Electronics Production | April 06, 2010
Does that XXXL shirt really fit?
OEMs looking for an EMS-provider typically define ‘goodness’ by the number of features and benefits a supplier can bring to the table – which usually means a Tier 1 EMS company wins out.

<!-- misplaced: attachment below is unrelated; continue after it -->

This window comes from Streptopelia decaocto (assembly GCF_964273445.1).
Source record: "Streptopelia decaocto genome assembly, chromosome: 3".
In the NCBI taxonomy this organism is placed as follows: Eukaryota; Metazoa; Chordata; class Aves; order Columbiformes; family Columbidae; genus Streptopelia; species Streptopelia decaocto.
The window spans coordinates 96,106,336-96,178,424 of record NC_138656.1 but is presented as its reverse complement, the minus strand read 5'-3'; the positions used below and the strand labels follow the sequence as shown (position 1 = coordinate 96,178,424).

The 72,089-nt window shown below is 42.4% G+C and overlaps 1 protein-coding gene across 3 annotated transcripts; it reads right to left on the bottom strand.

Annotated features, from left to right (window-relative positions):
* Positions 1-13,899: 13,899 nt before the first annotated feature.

Who wouldn’t prefer a Tier 1? They are the biggest (by definition) so conventional wisdom tells us they would be the best. But what happens when we start to unpack that conventional wisdom? First of all, by industry consensus, Tier 1s are defined as the top 10 EMS ranked by their annual revenues - an impressive group of companies each shipping many billions of dollars per year. Given this scale what are their strengths? - Purchasing power. By leveraging economies of scale, the Tier 1 can negotiate aggressively with component suppliers, passing along these savings to its OEM customers. - Global footprint. Having manufacturing facilities in every conceivable low labor cost region, the Tier 1 can manufacture products cheaply and, again, pass along these savings to its OEM customers. - Engineering capability. Because Tier 1 companies typically employ thousands of skilled engineers, they can bring considerable talent to a technical issue. - Manufacturing capacity. Tier 1 companies have so many factories they should (statistically speaking) never have trouble meeting production deadlines. All strong selling points, but there is one big caveat. The Tier 1 business model is inherently inflexible. The sheer size of these organizations requires that their facilities be kept constantly full, as to do less would mean they would experience huge unabsorbed costs and considerable financial risk. So, the best marketing solution for companies this size is to have a very few, very large account relationships. That is why they target customers who are/will be Fortune 500 electronic OEMs – what the Tier 1 industry refers to as ‘strategic accounts’. Then why would a Tier 1 pursue a customer relationship with a company that doesn’t meet this criterion? Primarily because there is substantial excess capacity in the EMS industry at all levels, but primarily at the Tier 1. Years of geographic migration to lower labor cost regions have left countless factories idle in regions around the world. In this imperfect system, Tier 1s have little choice but to pursue every viable piece of business in an attempt to fill these factories; and this is particularly true during recessionary times. So what happens when you engage with a Tier 1 when you are not one of these 'strategic customers' and then business rebounds? Does it seem likely that smaller accounts in these very big ponds will receive less attention? Wouldn’t it be reasonable to assume that 'strategic accounts' will be given first priority during times of material allocation and shortage? In our EMS Pro Workshop we call this ‘customer relegation’ and while we do not blame Tier 1s for taking these types of actions (they are for-profit enterprises, after all), we know it causes major disruptions for many of the OEMs with whom they do business. Fortunately, there are alternatives. One of the best is a relationship with a leading regional EMS provider who offers comparable capabilities on a scale-appropriate basis. These companies can be found in every region, including North America, Western Europe, Australia and the Middle East. And while a thorough benefits analysis will reveal that choosing such an EMS company (instead of a Tier 1) would mean losing some top-end scalability, there will also be a substantial net gain in responsiveness, flexibility and long-term commitment (as you will be one of their strategic accounts). The bottom-line is clear: sometimes that XXXL shirt just doesn’t fit! ----- Author: Charlie Barnhart, Charlie Barnhart & Associates